Wearables: Next big leap for Indian electronics sector

In FY 2022-23, India’s production of electronic wearables experienced a remarkable surge in value, reaching Rs 8,000 crore. The industry is optimistic to achieve a two-fold increase in its production to reach Rs 15,000-17,000 crore in the FY 2023-24.


Image Credit: Pixabay

The global wearable industry is expected to reach a value of US$ 87.67 billion by 2027, with a CAGR of 15.5% from 2020 to 2027. The growth of the market is driven by factors such as increasing awareness about health and fitness, rising disposable income, and technological advancements.

India’s electronic wearable production, including earphones and smartwatches, witnessed a huge transformation, reaching a value of Rs 8,000 crore in 2022-23, as compared to insignificant levels in the previous fiscal year. This growth can be attributed to the phased manufacturing plan (PMP). The industry is optimistic about doubling its production to Rs 15,000-17,000 crore in FY 24.

This is a massive leap for an industry that is highly dependent on imports from China. Wearables have been projected to contribute a sizeable US$ 8 billion (Rs 65,000 crore) in the government’s vision to achieve US$ 300 billion in electronics manufacturing by 2026.

Currently India accounts for 4-5% of the global wearables market by value, according to a study by Feedback Advisory and India Cellular and Electronics Association (ICEA). The implementation of the electronic Production Linked Incentive (PLI) scheme on wearables last year helped to boost domestic production, increasing it from negligible levels in 2021 to 40% of the local market in 2022.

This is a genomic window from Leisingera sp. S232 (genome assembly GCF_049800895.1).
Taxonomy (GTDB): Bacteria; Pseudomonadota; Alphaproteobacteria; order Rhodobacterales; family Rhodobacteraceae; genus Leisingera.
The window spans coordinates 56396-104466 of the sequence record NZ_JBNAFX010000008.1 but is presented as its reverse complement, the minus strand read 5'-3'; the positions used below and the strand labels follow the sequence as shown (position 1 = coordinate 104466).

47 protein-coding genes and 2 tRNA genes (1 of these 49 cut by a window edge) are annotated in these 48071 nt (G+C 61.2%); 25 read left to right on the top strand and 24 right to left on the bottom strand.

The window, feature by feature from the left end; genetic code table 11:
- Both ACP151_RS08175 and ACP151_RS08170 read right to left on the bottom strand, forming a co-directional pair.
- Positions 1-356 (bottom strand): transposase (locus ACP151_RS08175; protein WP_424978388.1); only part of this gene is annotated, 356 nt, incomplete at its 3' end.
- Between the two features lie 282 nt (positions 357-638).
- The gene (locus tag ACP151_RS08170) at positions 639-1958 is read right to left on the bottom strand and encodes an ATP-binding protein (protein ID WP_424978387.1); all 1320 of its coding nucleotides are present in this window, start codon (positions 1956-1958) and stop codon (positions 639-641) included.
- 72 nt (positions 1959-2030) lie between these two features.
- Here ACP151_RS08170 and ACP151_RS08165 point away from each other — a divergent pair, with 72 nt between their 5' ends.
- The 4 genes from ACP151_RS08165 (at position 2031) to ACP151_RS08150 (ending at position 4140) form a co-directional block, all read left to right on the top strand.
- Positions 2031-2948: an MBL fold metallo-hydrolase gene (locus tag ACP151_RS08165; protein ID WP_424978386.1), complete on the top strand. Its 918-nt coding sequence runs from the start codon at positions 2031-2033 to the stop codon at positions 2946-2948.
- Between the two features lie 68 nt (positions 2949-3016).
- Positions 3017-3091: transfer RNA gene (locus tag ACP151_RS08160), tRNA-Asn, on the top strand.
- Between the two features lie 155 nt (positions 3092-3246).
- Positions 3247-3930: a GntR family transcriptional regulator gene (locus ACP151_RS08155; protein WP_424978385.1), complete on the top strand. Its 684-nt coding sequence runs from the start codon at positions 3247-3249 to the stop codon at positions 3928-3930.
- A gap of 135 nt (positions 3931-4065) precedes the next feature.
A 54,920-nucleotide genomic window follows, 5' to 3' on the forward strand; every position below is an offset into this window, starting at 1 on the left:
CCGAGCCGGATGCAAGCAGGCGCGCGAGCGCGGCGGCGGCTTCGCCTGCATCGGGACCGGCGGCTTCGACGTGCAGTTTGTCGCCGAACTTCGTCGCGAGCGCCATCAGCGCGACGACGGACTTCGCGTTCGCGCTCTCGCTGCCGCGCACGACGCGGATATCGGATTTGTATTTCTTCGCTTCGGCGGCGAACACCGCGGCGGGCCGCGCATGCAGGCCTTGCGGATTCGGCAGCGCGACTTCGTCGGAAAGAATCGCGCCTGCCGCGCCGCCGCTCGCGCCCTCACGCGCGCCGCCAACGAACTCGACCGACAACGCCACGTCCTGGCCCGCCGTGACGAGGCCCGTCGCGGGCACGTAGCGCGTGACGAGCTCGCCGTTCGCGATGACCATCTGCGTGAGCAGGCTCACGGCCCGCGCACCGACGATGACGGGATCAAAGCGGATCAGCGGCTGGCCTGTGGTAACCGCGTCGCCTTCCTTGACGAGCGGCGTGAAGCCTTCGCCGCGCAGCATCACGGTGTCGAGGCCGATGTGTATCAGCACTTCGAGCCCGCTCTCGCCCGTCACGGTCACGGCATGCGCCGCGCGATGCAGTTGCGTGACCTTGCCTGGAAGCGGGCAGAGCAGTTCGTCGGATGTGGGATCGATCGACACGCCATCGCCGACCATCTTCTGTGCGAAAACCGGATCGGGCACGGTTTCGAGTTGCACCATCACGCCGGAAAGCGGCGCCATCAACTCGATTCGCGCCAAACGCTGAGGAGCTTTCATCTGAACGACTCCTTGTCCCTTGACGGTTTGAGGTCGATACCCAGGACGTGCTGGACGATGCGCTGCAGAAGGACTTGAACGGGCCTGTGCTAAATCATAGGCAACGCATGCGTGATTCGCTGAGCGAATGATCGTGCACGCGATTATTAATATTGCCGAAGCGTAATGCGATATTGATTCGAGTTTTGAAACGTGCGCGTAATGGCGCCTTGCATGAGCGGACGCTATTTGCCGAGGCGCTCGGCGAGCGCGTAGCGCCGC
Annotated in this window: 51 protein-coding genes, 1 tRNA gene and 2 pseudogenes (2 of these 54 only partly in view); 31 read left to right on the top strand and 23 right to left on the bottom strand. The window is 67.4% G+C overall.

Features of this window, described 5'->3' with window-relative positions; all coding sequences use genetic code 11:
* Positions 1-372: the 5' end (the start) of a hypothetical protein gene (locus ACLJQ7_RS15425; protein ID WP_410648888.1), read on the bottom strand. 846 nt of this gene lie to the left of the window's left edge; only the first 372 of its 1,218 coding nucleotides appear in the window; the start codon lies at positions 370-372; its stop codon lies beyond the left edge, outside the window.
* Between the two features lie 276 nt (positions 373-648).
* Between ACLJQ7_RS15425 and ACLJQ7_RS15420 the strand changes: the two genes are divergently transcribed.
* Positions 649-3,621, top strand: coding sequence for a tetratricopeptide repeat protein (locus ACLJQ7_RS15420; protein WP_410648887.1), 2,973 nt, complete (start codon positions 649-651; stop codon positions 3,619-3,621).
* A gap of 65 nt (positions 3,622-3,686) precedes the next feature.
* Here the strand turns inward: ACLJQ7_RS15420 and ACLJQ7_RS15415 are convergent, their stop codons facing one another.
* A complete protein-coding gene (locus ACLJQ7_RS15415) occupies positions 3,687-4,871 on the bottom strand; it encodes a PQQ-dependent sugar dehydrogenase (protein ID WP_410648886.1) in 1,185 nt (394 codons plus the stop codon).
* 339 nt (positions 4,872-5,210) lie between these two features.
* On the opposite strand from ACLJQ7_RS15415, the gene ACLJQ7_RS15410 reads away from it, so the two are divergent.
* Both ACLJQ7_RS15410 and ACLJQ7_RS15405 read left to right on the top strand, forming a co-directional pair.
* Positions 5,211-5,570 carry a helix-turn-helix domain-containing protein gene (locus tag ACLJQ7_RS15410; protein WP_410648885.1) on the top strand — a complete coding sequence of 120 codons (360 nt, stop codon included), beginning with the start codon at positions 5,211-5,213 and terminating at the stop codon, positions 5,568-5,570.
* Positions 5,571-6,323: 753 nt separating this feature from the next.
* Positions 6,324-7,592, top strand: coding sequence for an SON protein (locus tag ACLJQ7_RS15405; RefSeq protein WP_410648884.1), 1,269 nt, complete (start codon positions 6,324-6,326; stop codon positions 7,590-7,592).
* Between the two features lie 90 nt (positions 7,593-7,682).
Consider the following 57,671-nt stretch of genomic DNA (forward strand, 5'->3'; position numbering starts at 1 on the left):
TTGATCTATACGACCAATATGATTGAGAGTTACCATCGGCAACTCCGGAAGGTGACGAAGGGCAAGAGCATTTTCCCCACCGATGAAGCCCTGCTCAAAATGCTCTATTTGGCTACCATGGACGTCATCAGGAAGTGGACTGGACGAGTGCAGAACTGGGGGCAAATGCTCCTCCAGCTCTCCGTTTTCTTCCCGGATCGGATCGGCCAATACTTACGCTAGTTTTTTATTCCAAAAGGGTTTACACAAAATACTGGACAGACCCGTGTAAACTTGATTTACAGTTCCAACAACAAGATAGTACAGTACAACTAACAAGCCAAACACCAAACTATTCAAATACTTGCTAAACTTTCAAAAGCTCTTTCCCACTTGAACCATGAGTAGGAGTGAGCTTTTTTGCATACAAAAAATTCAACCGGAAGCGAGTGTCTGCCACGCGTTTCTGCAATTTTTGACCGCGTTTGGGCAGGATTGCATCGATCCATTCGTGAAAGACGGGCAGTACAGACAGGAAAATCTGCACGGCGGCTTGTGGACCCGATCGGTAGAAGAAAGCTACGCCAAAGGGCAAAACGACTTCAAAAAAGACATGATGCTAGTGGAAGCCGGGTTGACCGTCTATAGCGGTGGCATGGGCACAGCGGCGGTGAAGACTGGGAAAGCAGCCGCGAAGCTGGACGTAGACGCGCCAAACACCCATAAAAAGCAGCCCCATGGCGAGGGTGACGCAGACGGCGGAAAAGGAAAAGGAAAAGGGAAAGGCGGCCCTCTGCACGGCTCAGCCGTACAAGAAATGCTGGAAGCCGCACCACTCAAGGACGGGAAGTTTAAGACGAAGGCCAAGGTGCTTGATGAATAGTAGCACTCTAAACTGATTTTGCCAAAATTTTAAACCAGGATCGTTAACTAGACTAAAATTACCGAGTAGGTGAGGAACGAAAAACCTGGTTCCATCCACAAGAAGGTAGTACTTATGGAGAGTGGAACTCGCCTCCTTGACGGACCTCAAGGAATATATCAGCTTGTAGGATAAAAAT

Till March 2023, the government has released Rs 2,874.71 crore to beneficiaries of the PLI scheme. A majority of beneficiary companies were from sectors like electronics, telecom, pharma and food processing. Large-scale electronics manufacturing was at the top of the list of disbursals, with Rs 1,649 crore.

PMP impact and way forward

The implementation of PMP has resulted in a manufacturing growth of nearly 400% for wearables, leading to the direct employment of approximately 30,000 individuals. Top brands like Boat, Noise, and Firebolt are expanding their manufacturing operations in India, with companies now producing locally instead of relying on imports.

To encourage local production of components for wearables, the PMP program reduced custom duty on most components to zero in FY ’23, with a plan to gradually introduce duties between FY ’24 and FY ’26, at a rate of 5-15%. For example, the duty on wearable batteries was cut from 15% to zero in FY ’23.

Starting from FY ’24, a duty structure will be implemented on wearable components, with a 5% duty on batteries in FY ’24, 10% in FY ’25, and 15% in FY ’26. The Feedback-ICEA study predicts that the Indian wearables market will grow to US$ 4 billion by 2026, with manufacturing potentially reaching US$ 8.2 billion, including US$ 4.2 billion in exports.

Despite India’s efforts to boost its electronics manufacturing industry, it still faces a cost disadvantage compared to countries like Vietnam and China. Currently, India’s cost disability differential against Vietnam is around 7-9%, while against China, it is even higher at around 17-19%. This gap needs to be significantly reduced if India wants to attract global vendors and become globally competitive in the electronics manufacturing industry.

According to the study by Feedback-ICEA, if the Indian government implements positive policies to encourage local manufacturing of electronics, such as wearables, the domestic market could be fully served by locally produced products. Additionally, the study suggests that if such policies are implemented, India could capture 8-10% of the global market share for wearables through exports by 2026.

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